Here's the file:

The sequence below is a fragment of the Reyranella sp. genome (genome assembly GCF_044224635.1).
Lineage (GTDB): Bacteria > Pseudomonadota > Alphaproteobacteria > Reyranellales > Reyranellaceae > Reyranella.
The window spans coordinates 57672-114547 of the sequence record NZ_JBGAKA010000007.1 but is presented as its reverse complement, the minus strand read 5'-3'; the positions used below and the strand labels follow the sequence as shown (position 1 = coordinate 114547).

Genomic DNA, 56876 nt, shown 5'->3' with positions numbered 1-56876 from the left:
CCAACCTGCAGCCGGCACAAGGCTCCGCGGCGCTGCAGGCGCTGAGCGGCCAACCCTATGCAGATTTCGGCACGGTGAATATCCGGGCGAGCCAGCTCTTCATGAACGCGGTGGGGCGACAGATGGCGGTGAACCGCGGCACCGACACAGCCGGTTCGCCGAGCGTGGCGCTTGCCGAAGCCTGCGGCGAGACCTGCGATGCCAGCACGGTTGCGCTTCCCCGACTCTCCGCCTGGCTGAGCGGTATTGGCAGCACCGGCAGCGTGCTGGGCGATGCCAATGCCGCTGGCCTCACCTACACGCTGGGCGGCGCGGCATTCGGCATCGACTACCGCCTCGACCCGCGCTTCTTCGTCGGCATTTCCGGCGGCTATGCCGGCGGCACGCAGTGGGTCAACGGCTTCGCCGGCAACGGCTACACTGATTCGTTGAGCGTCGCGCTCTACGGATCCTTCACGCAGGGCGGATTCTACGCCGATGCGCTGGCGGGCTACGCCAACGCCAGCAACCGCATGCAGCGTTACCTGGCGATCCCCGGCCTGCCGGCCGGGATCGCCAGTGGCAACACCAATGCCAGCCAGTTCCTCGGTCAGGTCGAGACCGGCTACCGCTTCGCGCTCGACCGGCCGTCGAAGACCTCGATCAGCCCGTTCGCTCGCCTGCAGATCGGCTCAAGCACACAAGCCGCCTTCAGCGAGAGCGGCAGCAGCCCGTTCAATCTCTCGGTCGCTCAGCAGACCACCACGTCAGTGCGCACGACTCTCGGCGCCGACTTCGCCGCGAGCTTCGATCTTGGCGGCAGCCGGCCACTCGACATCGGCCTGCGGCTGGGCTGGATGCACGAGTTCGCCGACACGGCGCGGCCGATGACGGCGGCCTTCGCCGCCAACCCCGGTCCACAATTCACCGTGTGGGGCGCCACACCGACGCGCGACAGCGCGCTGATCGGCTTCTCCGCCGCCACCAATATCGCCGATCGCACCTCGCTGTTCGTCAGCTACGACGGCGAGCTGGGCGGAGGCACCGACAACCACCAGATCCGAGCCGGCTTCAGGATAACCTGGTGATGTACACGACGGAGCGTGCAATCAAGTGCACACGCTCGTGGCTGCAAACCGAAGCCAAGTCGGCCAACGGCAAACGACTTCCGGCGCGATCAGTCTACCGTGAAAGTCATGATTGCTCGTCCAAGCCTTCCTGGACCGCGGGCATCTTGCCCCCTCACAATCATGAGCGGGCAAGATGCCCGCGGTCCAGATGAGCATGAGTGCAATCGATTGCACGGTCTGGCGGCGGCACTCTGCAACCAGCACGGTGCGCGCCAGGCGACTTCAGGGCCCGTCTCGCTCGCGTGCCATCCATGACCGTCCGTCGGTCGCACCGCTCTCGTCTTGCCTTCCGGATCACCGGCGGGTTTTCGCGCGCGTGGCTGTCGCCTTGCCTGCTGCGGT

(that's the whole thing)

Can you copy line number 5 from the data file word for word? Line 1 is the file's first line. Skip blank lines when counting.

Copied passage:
CCAACCTGCAGCCGGCACAAGGCTCCGCGGCGCTGCAGGCGCTGAGCGGCCAACCCTATGCAGATTTCGGCACGGTGAATATCCGGGCGAGCCAGCTCTTCATGAACGCGGTGGGGCGACAGATGGCGGTGAACCGCGGCACCGACACAGCCGGTTCGCCGAGCGTGGCGCTTGCCGAAGCCTGCGGCGAGACCTGCGATGCCAGCACGGTTGCGCTTCCCCGACTCTCCGCCTGGCTGAGCGGTATTGGCAGCACCGGCAGCGTGCTGGGCGATGCCAATGCCGCTGGCCTCACCTACACGCTGGGCGGCGCGGCATTCGGCATCGACTACCGCCTCGACCCGCGCTTCTTCGTCGGCATTTCCGGCGGCTATGCCGGCGGCACGCAGTGGGTCAACGGCTTCGCCGGCAACGGCTACACTGATTCGTTGAGCGTCGCGCTCTACGGATCCTTCACGCAGGGCGGATTCTACGCCGATGCGCTGGCGGGCTACGCCAACGCCAGCAACCGCATGCAGCGTTACCTGGCGATCCCCGGCCTGCCGGCCGGGATCGCCAGTGGCAACACCAATGCCAGCCAGTTCCTCGGTCAGGTCGAGACCGGCTACCGCTTCGCGCTCGACCGGCCGTCGAAGACCTCGATCAGCCCGTTCGCTCGCCTGCAGATCGGCTCAAGCACACAAGCCGCCTTCAGCGAGAGCGGCAGCAGCCCGTTCAATCTCTCGGTCGCTCAGCAGACCACCACGTCAGTGCGCACGACTCTCGGCGCCGACTTCGCCGCGAGCTTCGATCTTGGCGGCAGCCGGCCACTCGACATCGGCCTGCGGCTGGGCTGGATGCACGAGTTCGCCGACACGGCGCGGCCGATGACGGCGGCCTTCGCCGCCAACCCCGGTCCACAATTCACCGTGTGGGGCGCCACACCGACGCGCGACAGCGCGCTGATCGGCTTCTCCGCCGCCACCAATATCGCCGATCGCACCTCGCTGTTCGTCAGCTACGACGGCGAGCTGGGCGGAGGCACCGACAACCACCAGATCCGAGCCGGCTTCAGGATAACCTGGTGATGTACACGACGGAGCGTGCAATCAAGTGCACACGCTCGTGGCTGCAAACCGAAGCCAAGTCGGCCAACGGCAAACGACTTCCGGCGCGATCAGTCTACCGTGAAAGTCATGATTGCTCGTCCAAGCCTTCCTGGACCGCGGGCATCTTGCCCCCTCACAATCATGAGCGGGCAAGATGCCCGCGGTCCAGATGAGCATGAGTGCAATCGATTGCACGGTCTGGCGGCGGCACTCTGCAACCAGCACGGTGCGCGCCAGGCGACTTCAGGGCCCGTCTCGCTCGCGTGCCATCCATGACCGTCCGTCGGTCGCACCGCTCTCGTCTTGCCTTCCGGATCACCGGCGGGTTTTCGCGCGCGTGGCTGTCGCCTTGCCTGCTGCGGT